I've learned a lot about the wonders of flash memory and am continually impressed with the growing number of opportunities they provide. At first I only used it for transferring small files. Then I started to keep working files on it and was able to edit those files at work and at home. I remember thinking that I forgot how big 64MB's can be when working on small things like documents, spreadsheets, pictures, and lego models.

Recently I was introduced to flash memory applications like Portable Firefox and Portable Thunderbird. At first glance I saw little use for these applications, but then it hit me...I will never have to remember my online user names and passwords again (or keep them in an easy to use text file). Portable apps and a nifty little program like Private Disk it won't even matter if I lose my flash drive; both digital thieves and nosy people alike will be put in their place with killer encryption.

I know now I'm only scratching the surface of all the cool things I can do with USB flash drives, but this post isn't to introduce my would be readers to the uses of solid state storage mediums. It is instead to honor my first, and now retired, USB flash drive. Not only did this 64MB wonder turn me on to this new world of portability, but it showed me honest to goodness solid state resilience. What I mean by solid states is that there are no moving parts. As one can see by my two pictures I did not take care of this particular piece of geek memorabilia like I should have. Even after two trips though the washer and a case melting dryer experience, this bad boy still functioned. In fact, not only did it still function, I was surprised to find my data was safe and sound.

I regret not taking care of this flash drive like I will the next. An unsuccessful image search on goolge for how it originally looked showed me how rare of a find this gem was. In honor of this flash drive I could only replace it with the best, and now that have more portable megabytes I hope to play with all new and improved flash drive toys. First on the list is Portable OpenOffice.org.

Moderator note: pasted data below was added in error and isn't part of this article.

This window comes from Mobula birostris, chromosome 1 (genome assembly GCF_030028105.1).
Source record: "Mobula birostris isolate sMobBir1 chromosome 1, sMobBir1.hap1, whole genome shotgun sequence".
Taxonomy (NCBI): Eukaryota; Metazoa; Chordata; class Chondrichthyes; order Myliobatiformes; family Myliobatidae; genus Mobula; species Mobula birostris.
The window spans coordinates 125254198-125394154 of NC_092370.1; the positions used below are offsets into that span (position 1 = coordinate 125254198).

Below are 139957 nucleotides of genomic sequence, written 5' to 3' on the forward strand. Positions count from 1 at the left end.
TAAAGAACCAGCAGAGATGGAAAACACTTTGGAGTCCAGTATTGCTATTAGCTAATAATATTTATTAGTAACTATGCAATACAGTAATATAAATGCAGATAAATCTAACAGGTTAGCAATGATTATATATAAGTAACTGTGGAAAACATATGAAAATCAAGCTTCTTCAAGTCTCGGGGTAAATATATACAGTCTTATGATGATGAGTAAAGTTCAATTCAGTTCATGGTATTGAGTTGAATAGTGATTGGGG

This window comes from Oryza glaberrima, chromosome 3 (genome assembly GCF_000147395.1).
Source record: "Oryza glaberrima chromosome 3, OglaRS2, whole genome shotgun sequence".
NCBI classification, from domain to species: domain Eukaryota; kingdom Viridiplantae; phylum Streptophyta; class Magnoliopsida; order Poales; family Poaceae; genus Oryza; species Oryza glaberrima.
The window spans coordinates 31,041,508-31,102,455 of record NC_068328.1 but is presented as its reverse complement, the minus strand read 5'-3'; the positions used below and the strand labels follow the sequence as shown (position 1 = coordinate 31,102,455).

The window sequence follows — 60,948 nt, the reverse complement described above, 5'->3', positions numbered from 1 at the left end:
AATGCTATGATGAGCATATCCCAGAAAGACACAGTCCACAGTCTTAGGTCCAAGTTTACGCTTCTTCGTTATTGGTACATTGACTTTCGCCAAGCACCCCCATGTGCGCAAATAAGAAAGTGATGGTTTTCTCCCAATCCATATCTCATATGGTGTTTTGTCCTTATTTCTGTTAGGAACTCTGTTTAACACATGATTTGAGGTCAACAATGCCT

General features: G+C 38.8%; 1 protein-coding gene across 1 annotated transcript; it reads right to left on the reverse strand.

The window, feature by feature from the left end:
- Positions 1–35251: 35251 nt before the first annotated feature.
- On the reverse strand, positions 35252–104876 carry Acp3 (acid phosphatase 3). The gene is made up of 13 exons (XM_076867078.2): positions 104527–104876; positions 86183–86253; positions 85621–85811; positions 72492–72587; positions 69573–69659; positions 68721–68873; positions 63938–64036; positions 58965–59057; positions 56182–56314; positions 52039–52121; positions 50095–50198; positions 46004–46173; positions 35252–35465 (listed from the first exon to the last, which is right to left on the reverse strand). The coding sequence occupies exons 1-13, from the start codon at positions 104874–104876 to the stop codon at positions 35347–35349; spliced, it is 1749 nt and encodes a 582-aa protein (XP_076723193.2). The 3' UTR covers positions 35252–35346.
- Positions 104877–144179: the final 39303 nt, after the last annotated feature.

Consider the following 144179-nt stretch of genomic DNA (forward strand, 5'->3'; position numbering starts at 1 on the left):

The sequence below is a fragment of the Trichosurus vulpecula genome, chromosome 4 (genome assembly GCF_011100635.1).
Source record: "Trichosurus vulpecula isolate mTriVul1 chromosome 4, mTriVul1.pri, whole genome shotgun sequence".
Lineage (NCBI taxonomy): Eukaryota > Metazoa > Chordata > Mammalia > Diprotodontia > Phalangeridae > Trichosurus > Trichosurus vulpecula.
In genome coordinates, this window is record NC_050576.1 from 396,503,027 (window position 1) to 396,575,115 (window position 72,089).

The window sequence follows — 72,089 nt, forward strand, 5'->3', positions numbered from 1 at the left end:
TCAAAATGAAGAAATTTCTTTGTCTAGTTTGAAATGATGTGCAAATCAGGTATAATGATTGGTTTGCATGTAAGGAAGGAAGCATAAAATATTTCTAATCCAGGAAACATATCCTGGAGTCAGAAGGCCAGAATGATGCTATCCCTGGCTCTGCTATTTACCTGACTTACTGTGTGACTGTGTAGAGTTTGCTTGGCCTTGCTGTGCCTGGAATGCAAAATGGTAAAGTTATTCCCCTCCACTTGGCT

Saturday, July 09, 2005

New Goals

Work hard, live frugal, and buy a house; this is the plan of attack my girlfriend and I put into place on the drive home from Houston after the July 4th holiday weekend. As a guy/geek/gamer, I see wonderful advantages to a house over an Airsteam. The most obvious being LAN parties. We don't have a lot of money to fill a house with furniture, but tables, chairs, computers, and friends shouldn't be a problem. What better way to break in a new home than create an unmanageable web of CAT5? The geek in me wants a place to work on PC's. A spare room or garage that I can use to test out new toys and put some killer case mod ideas into action.
Trailer life is a lot of fun, I don't plan to sell the Airstream to meet our new house goal. When it was just me, and I didn't know anyone, trailer life had more advantages. Now as my girlfriend and I grow older it becomes more of a hassle to entertain the occasional guest in the limited space of a travel trailer.
I know my girlfriend has completely different ideas for our home. It is interesting to me our overall goal is the same, but our reasons vary quite drastically (i.e. I want to case mod she wants a garden).
Our short term goals, work hard and live frugal, are already in action. We've decided to do simple things like drink coffee in the morning instead of Mountain Dew because coffee is $3.29 a can and last weeks where 12 cans of soda cost $3.49 and lasts a day (no exaggeration). I've finally, in all my 25 years, learned the value of coupons. In an effort to work hard I've started doing laundry on a more regular basis, paying bills on time, and even playing with the idea of a second job.